Good African Story

A Good African Story. How a small company built a global coffee brand. Andrew Rugasira. Bodley Head, 2013.

I bought this book in Nairobi in April 2013. I think that I have read it at least 3 times and I have recommended it to many friends and colleagues in the past year.

Good African Story

Good African was the first African-owned coffee brand to be listed in UK supermarkets.  The company began operating in 2003, but the story began publicly in June 2005 with Andrew Rugasira’s  article “Beyond kleptocracy and Kalashnikovs”, in which he made a cogent argument for substituting trade for aid through the opening of rich-country markets and ensuring equal opportunities to compete in them for African businesses, and the story has been recently updated in February 2013.  

The books has three parts: the first provides some background, the second the experiences of the company, and the third, the wider lessons. The chapter “What’s wrong with Africa” is perhaps the best concise introduction to the current development debate and the next chapter “In search of an African capitalist class” focuses more on Ugandan experiences. One reviewer has commented that the book is perhaps too scholarly, whereas I think that this context is the key to understanding Andrew Rugasira’s approach and the philosophy of the company.

Perhaps two aspects stand out for me. First, in contrast to the more typical high testosterone CEO style of business book, this is an honest tale of social or collective entrepreneurship, the company’s ups and downs, the more painstaking approach to team building especially with coffee farmers and their families, extension staff, SACCOs, business partners and shareholders. Andrew Rugasira provides a concrete example to Ha-Joon Chang, who writes in his book 23 Things They Didn’t Tell You About Capitalism (Allen Lane, 2010):

If effective entrepreneurship ever was a purely individual thing, it has stopped being so at least for the last century. The collective ability to build and manage effective organisations and institutions is now far more important … Unless we reject the myth of heroic individual entrepreneurs and help them build organisations of collective entrepreneurship, we will never see poor countries grow out of poverty on a sustainable basis  [“No more heroes any more” (in the essay Thing 15)].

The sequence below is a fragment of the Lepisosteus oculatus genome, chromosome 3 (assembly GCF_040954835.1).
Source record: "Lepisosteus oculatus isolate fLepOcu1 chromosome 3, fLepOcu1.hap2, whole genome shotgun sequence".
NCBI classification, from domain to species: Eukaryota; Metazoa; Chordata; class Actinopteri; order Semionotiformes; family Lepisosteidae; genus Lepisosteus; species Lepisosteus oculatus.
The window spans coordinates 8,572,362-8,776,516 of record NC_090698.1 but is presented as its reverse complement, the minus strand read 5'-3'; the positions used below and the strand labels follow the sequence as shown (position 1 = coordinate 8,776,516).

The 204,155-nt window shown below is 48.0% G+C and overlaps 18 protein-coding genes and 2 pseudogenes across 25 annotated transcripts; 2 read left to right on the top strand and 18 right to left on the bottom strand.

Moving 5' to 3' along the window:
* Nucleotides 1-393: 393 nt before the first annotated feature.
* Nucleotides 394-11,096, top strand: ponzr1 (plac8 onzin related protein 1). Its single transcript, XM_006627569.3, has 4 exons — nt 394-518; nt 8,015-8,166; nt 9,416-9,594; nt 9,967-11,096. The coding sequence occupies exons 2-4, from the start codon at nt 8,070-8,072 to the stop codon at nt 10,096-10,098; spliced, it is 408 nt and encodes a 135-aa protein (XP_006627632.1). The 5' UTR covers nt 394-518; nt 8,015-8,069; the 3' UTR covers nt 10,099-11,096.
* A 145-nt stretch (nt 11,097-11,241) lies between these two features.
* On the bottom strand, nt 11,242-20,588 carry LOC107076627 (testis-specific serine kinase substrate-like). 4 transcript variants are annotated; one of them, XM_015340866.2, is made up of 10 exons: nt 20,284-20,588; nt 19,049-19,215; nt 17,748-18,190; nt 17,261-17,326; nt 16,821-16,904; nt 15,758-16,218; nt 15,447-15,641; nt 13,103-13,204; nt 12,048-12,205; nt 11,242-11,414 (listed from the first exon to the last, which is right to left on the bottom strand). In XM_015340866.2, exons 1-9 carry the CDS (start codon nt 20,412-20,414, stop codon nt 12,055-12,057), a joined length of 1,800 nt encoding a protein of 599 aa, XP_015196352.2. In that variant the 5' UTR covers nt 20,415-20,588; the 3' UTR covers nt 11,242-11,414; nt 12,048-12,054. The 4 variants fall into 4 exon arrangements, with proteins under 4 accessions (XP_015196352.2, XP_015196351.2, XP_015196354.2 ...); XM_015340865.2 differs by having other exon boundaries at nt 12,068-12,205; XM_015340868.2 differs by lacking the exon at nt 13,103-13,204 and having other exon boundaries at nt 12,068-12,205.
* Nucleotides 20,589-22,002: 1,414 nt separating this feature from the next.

good-african-coffee-rukoki-goldThe second, is the theme of dignity. Beyond profit-sharing, its commitment to community and “empowerment through ownership” is a core element in the company’s “bottom line”, and the approach to building the company’s value chain. Dignity is also a value emphasised in terms of the transformation of institutions and creation of organisations:

A critical pillar of the Good African model became the advocacy that we Africans had to become the solution to our own problems … I believe that a  key value that needs to be restored if we are to have a fighting chance at developing our communities is a belief that together we Africans are actually a large part of the solution.

It’s a shame that Good African is not sold in our local supermarkets in Nairobi.

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Davids and Goliaths

The UK Guardian newspaper reports today that the World Bank’s own internal investigation has shown serious shortcomings in its forest policy advice and lending in the Congo, which has endangered the lives of Pygmy forest communities. The bank apparently overestimated the value of timber export revenues, and pushed commercial logging at the expense of paying sufficient to alternative forest use strategies when introducing forest policy reforms.

First, I should say that I have been working as a consultant for the World Bank in Liberia since 2005, and initially my task was to help redesign the forest taxation system. So I know how difficult it can be ‘getting the numbers right’. Also, both the Congo (better known to some of us as Zaire) and Liberia are barely recovering from simply horrifying civil wars, so even basic institutions (in both senses of the word) are at best weak. Second, the good news is that the bank responded to NGOs’ concerns and the bank’s own watchdogs have admitted that there are shortcomings, which can now presumably be corrected.

In Liberia the bank is working within a coalition known as the Liberia Forest Initiative. The overall forest strategy and reform programme is continually discussed within the LFI. During 2005 I worked on forest taxation proposals. Under the Taylor regime revenues from logging were diverted to funding arms which fuelled both regional wars and the civil war, and prompted a UN log export ban. In 2006 the new government established a Forest Reform Monitoring Committee (I represented the bank) to assess all the proposed reforms for commercial, community and conservation forestry (the so-called 3Cs), and to get a new national forest reform law passed. This was completed in that year, and the accompanying regulations have been through a period of public consultation in early 2007. Continue reading “Davids and Goliaths”

Ghana timber deal with EU

Ghana is getting closer to finalising a deal to export timber to the EU market reports the BBC. I worked with Chris Beeko in the Forestry Commission on the original voluntary partnership proposal in 2003-04, so its great to see that coming to fruition. But the main damage to Ghana’s forest reserves has been caused by logging companies not chainsaw operators, That’s not to deny that they are not a problem, but it has been the concession holders who have blithely disregarded the forest law and regulations and run roughshod over forest communities.